How 'Islamic' is Islamic Banking?
Islamic Banks hold well over US $700 billion in assets and are growing at over 15% p.a. Islamic Banking and Finance (IBF) involves wider ethical and moral issues than simply 'interest-free' transactions. Its advocates argue that these make it more economically efficient than conventional banking and promote greater economic equity and justice. To what extent, then, do actual Islamic Banking practices live up to the ideal, and how different are they from conventional banking? A preliminary investigation shows that, three decades after its introduction, there remain substantial divergences between IBF's ideals and its practices, and much of IBF still remains functionally indistinguishable from conventional banking. This runs counter to claims by IBF advocates that it would rapidly differentiate itself from conventional banking. However, despite not providing an alternative to conventional banking and finance, IBF does strengthen a distinctly Islamic identity by providing the appropriate Islamic terminology for de facto conventional financial transactions.
If you experience problems downloading a file, check if you have the proper application to view it first. In case of further problems read the IDEAS help page. Note that these files are not on the IDEAS site. Please be patient as the files may be large.
As the access to this document is restricted, you may want to look for a different version under "Related research" (further below) or search for a different version of it.
References listed on IDEAS
Please report citation or reference errors to , or , if you are the registered author of the cited work, log in to your RePEc Author Service profile, click on "citations" and make appropriate adjustments.:
- Stephen D. Williamson, 1987.
"Costly Monitoring, Loan Contracts, and Equilibrium Credit Rationing,"
The Quarterly Journal of Economics,
Oxford University Press, vol. 102(1), pages 135-145.
- Stephen D. Williamson, 1984. "Costly Monitoring, Loan Contracts and Equilibrium Credit Rationing," Working Papers 572, Queen's University, Department of Economics.
- Edward L. Glaeser & Jose A. Scheinkman, 1994.
"Neither a Borrower nor a Lender Be: An Economic Analysis of Interest Restrictions and Usury Laws,"
NBER Working Papers
4954, National Bureau of Economic Research, Inc.
- Glaeser, Edward L & Scheinkman, Jose, 1998. "Neither a Borrower nor a Lender Be: An Economic Analysis of Interest Restrictions and Usury Laws," Journal of Law and Economics, University of Chicago Press, vol. 41(1), pages 1-36, April.
- Presley, John R & Sessions, John G, 1994. "Islamic Economics: The Emergence of a New Paradigm," Economic Journal, Royal Economic Society, vol. 104(424), pages 584-596, May.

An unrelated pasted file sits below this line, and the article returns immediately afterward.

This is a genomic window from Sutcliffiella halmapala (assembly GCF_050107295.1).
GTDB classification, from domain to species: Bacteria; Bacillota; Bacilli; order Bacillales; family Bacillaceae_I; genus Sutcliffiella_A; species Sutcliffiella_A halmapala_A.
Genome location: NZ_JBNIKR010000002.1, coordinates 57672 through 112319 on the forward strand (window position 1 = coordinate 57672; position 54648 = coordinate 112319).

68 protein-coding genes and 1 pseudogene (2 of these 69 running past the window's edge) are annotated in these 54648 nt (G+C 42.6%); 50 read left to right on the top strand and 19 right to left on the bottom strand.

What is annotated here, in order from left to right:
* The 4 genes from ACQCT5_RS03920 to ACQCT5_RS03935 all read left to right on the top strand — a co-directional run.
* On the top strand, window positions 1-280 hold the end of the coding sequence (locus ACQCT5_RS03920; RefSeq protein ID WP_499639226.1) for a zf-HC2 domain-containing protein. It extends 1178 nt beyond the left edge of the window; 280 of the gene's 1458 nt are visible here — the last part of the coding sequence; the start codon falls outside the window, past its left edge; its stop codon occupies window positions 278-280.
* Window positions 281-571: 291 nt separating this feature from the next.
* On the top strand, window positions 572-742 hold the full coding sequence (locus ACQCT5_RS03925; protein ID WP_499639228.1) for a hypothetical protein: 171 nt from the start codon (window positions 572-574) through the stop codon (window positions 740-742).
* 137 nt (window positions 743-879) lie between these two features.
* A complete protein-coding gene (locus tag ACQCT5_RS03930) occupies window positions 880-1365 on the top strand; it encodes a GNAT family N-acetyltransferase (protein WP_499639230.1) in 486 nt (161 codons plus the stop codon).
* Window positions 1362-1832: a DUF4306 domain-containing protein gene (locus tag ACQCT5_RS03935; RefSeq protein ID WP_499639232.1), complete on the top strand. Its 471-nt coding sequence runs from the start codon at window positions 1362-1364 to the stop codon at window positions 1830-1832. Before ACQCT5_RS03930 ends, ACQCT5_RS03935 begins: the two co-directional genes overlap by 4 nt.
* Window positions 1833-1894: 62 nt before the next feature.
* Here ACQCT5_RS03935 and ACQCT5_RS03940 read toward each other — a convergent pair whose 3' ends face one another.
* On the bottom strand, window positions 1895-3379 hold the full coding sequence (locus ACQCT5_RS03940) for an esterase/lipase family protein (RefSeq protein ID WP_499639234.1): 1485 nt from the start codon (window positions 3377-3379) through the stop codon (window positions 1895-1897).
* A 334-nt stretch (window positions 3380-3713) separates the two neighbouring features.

- L. Randall Wray & Stephanie Bell, 2004. "Introduction," Chapters, in: Credit and State Theories of Money, chapter 1 Edward Elgar Publishing.
- Stiglitz, Joseph E & Weiss, Andrew, 1981. "Credit Rationing in Markets with Imperfect Information," American Economic Review, American Economic Association, vol. 71(3), pages 393-410, June.
- Pal, Izzud-Din, 2006. "Islam and the Economy of Pakistan: A Critical Analysis of Traditional Interpretation," OUP Catalogue, Oxford University Press, number 9780195470017.
- Kuran, Timur, 2005. "The logic of financial westernization in the Middle East," Journal of Economic Behavior & Organization, Elsevier, vol. 56(4), pages 593-615, April.
- Robert M. Townsend, 1979.
"Optimal contracts and competitive markets with costly state verification,"
45, Federal Reserve Bank of Minneapolis.
- Townsend, Robert M., 1979. "Optimal contracts and competitive markets with costly state verification," Journal of Economic Theory, Elsevier, vol. 21(2), pages 265-293, October.
- Philippe Robert-Demontrond & R. Ringoot, 2004. "Introduction," Post-Print halshs-00081823, HAL.
When requesting a correction, please mention this item's handle: RePEc:eee:jeborg:v:76:y:2010:i:3:p:805-820. See general information about how to correct material in RePEc.
For technical questions regarding this item, or to correct its authors, title, abstract, bibliographic or download information, contact: (Dana Niculescu)
If you have authored this item and are not yet registered with RePEc, we encourage you to do it here. This allows to link your profile to this item. It also allows you to accept potential citations to this item that we are uncertain about.
If references are entirely missing, you can add them using this form.
If the full references list an item that is present in RePEc, but the system did not link to it, you can help with this form.
If you know of missing items citing this one, you can help us creating those links by adding the relevant references in the same way as above, for each refering item. If you are a registered author of this item, you may also want to check the "citations" tab in your profile, as there may be some citations waiting for confirmation.
Please note that corrections may take a couple of weeks to filter through the various RePEc services.